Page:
At Maple Leaf Gardens, the judges sat on chairs on the ice, holding up their own scores on cards after each performance. Wendy Griner bested Petra Burka and Shirra Kenworthy to win the women's event, while Donald Knight, Charles Snelling and Bill Neale finished one-two-three in the men's. Debbi Wilkes and Guy Revell and Linda Ann Ward and Neil Carpenter were first and second in the pairs. For practical reasons, there was no dance event - dance wasn't yet an Olympic sport. Paulette Doan and Ken Ormsby were on hand to give an exhibition though, and there was also a fashion show of the new Canadian Olympic team digs.

Thirty eight year old, newly elected CFSA President Douglas Kimpel. Photo courtesy "Skating" magazine.

The top three in singles and the top two in pairs were named to the Olympic team. Norma Sedlar and Gregory Folk, who had been in the top two in figures in their respective events, dropped in the standings in the free skating and were left home. The November event was skated in the shadow of one of the most stunning events of American history.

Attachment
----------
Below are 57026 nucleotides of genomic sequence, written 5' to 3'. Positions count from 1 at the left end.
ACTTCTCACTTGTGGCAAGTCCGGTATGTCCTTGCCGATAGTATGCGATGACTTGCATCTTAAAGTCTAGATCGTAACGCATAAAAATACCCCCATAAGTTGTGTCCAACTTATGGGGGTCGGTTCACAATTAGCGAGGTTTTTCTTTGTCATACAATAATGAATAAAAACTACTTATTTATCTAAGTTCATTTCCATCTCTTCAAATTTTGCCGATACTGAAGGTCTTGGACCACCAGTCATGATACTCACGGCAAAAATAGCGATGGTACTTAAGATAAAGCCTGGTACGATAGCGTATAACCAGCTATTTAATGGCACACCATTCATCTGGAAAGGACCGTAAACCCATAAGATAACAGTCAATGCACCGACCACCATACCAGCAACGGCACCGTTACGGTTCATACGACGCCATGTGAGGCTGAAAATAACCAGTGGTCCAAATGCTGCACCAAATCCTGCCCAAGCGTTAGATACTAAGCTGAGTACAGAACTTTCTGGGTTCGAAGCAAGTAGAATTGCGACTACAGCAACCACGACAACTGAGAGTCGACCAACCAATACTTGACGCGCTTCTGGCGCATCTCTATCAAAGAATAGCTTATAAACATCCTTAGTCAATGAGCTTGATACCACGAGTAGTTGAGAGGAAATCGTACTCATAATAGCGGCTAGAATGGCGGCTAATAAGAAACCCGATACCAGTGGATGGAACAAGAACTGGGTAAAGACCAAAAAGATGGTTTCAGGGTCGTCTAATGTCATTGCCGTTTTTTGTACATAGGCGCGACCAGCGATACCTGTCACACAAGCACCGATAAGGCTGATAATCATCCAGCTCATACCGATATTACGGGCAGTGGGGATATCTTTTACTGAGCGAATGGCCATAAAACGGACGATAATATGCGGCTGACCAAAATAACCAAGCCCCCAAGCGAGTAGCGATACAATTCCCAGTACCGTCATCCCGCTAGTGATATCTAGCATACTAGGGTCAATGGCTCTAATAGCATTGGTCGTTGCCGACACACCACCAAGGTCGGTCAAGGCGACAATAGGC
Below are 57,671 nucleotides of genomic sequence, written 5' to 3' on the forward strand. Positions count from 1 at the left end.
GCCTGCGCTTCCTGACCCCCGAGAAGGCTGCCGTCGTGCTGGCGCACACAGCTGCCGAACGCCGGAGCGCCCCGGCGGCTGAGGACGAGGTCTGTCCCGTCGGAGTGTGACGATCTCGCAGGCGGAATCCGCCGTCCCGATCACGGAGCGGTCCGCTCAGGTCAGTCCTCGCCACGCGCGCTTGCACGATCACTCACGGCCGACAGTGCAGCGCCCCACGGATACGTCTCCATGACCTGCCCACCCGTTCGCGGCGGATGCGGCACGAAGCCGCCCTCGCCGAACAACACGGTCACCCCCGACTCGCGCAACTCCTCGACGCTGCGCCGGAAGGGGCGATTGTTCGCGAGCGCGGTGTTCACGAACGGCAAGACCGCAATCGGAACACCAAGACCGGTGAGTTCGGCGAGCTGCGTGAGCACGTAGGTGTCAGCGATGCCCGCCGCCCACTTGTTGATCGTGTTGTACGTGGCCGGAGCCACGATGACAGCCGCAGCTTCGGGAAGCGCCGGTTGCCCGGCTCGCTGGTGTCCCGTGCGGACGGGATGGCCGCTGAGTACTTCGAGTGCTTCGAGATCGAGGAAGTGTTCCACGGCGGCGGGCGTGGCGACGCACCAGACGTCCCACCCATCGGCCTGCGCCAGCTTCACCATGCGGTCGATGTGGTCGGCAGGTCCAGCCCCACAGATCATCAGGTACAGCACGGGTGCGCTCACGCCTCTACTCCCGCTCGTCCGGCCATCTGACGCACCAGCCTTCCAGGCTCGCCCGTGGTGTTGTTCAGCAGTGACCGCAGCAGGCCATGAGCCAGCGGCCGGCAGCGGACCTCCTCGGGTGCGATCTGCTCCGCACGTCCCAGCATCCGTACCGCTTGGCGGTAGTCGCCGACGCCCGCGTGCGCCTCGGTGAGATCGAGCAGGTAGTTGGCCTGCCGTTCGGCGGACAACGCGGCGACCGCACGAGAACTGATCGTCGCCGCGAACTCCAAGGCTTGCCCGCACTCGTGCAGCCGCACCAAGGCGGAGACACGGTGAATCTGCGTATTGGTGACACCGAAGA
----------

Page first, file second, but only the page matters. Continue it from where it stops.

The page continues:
The morning of the first day of the Trials - November 22, 1964 - a television in a skater's lounge in Toronto broke the news that President John F. Kennedy had been shot and killed. Debbi Wilkes recalled, "We were training that morning at the Cricket Club. We had just had lunch and I think I was watching TV upstairs in the lounge and there was a program interrupt. They came on saying JFK had been shot. He was still alive at this point, so that would have been around lunch time. There was a real pall, of course, over everything and then scuttlebutt started happening over whether or not the event would actually be cancelled or postponed... There were a number of hours where nobody really knew what was happening. Then, of course, in the meantime it was announced that he had died. The decision was made to carry on with the event but there was some recognition of it prior to the start of event, whether it was a moment of silence. Sad day."